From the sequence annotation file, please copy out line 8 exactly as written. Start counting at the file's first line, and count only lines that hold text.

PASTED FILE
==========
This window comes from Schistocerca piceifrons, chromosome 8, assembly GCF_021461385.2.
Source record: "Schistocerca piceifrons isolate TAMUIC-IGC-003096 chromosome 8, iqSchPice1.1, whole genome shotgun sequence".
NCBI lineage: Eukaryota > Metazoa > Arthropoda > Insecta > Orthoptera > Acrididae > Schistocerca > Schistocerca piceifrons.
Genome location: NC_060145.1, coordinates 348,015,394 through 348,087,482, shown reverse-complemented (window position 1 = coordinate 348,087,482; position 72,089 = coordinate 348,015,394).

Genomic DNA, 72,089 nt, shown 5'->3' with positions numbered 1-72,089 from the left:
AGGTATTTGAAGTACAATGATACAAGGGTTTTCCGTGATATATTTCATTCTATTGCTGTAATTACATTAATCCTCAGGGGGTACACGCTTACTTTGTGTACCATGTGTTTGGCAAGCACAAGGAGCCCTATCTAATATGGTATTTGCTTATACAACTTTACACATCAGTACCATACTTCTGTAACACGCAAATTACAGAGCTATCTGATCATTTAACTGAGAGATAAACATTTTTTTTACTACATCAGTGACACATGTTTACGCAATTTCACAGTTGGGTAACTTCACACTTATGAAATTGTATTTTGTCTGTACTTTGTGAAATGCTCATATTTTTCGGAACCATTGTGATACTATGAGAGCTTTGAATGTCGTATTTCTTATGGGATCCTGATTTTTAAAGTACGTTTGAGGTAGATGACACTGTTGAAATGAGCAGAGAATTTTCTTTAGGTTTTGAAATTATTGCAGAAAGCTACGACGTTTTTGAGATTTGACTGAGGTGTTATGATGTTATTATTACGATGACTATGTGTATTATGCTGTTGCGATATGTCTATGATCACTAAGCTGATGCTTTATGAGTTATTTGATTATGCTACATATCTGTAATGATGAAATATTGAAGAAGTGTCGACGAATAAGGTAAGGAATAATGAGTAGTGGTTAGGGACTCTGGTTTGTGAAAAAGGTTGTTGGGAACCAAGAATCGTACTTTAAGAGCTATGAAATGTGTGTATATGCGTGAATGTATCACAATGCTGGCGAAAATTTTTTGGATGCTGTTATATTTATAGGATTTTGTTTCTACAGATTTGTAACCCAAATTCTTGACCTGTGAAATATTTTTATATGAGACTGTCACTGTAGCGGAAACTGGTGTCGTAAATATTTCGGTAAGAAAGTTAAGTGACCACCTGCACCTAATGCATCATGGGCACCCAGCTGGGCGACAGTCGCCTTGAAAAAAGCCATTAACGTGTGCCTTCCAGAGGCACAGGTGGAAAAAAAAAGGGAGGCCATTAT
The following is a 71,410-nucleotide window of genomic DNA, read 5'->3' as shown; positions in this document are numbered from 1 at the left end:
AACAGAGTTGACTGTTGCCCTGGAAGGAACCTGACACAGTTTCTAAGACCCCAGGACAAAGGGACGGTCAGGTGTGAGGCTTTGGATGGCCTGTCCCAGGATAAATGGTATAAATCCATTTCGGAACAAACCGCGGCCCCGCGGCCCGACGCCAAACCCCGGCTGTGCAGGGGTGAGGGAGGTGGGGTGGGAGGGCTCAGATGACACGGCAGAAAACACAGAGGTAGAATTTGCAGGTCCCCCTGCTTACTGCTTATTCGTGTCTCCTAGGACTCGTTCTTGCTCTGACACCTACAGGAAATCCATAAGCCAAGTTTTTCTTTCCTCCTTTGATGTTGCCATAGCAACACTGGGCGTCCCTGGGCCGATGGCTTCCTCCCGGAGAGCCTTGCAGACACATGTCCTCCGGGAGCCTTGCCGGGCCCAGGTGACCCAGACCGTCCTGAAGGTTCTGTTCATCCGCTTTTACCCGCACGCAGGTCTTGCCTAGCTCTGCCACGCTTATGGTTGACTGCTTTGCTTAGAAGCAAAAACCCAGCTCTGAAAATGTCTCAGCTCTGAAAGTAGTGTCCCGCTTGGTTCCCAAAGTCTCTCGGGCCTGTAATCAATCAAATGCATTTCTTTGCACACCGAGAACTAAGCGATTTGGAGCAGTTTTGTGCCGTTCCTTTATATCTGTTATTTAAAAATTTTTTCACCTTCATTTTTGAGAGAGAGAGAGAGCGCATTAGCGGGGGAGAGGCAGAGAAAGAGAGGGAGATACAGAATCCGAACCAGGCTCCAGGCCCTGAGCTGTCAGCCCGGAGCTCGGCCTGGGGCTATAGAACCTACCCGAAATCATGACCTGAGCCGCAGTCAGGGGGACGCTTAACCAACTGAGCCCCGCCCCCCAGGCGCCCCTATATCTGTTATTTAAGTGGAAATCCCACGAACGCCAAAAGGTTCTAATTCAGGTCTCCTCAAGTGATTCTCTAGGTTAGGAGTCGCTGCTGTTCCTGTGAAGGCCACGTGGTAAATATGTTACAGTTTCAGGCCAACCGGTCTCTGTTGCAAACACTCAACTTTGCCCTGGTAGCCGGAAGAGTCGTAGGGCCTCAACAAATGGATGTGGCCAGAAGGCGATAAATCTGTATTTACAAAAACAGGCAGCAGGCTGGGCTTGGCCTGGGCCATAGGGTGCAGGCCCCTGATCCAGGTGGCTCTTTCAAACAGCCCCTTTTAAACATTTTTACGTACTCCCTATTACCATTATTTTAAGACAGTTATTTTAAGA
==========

AACAGAGTTGACTGTTGCCCTGGAAGGAACCTGACACAGTTTCTAAGACCCCAGGACAAAGGGACGGTCAGGTGTGAGGCTTTGGATGGCCTGTCCCAGGATAAATGGTATAAATCCATTTCGGAACAAACCGCGGCCCCGCGGCCCGACGCCAAACCCCGGCTGTGCAGGGGTGAGGGAGGTGGGGTGGGAGGGCTCAGATGACACGGCAGAAAACACAGAGGTAGAATTTGCAGGTCCCCCTGCTTACTGCTTATTCGTGTCTCCTAGGACTCGTTCTTGCTCTGACACCTACAGGAAATCCATAAGCCAAGTTTTTCTTTCCTCCTTTGATGTTGCCATAGCAACACTGGGCGTCCCTGGGCCGATGGCTTCCTCCCGGAGAGCCTTGCAGACACATGTCCTCCGGGAGCCTTGCCGGGCCCAGGTGACCCAGACCGTCCTGAAGGTTCTGTTCATCCGCTTTTACCCGCACGCAGGTCTTGCCTAGCTCTGCCACGCTTATGGTTGACTGCTTTGCTTAGAAGCAAAAACCCAGCTCTGAAAATGTCTCAGCTCTGAAAGTAGTGTCCCGCTTGGTTCCCAAAGTCTCTCGGGCCTGTAATCAATCAAATGCATTTCTTTGCACACCGAGAACTAAGCGATTTGGAGCAGTTTTGTGCCGTTCCTTTATATCTGTTATTTAAAAATTTTTTCACCTTCATTTTTGAGAGAGAGAGAGAGCGCATTAGCGGGGGAGAGGCAGAGAAAGAGAGGGAGATACAGAATCCGAACCAGGCTCCAGGCCCTGAGCTGTCAGCCCGGAGCTCGGCCTGGGGCTATAGAACCTACCCGAAATCATGACCTGAGCCGCAGTCAGGGGGACGCTTAACCAACTGAGCCCCGCCCCCCAGGCGCCCCTATATCTGTTATTTAAGTGGAAATCCCACGAACGCCAAAAGGTTCTAATTCAGGTCTCCTCAAGTGATTCTCTAGGTTAGGAGTCGCTGCTGTTCCTGTGAAGGCCACGTGGTAAATATGTTACAGTTTCAGGCCAACCGGTCTCTGTTGCAAACACTCAACTTTGCCCTGGTAGCCGGAAGAGTCGTAGGGCCTCAACAAATGGATGTGGCCAGAAGGCGATAAATCTGTATTTACAAAAACAGGCAGCAGGCTGGGCTTGGCCTGGGCCATAGGGTGCAGGCCCCTGATCCAGGTGGCTCTTTCAAACAGCCCCTTTTAAACATTTTTACGTACTCCCTATTACCATTATTTTAAGACAGTTATTTTAAGA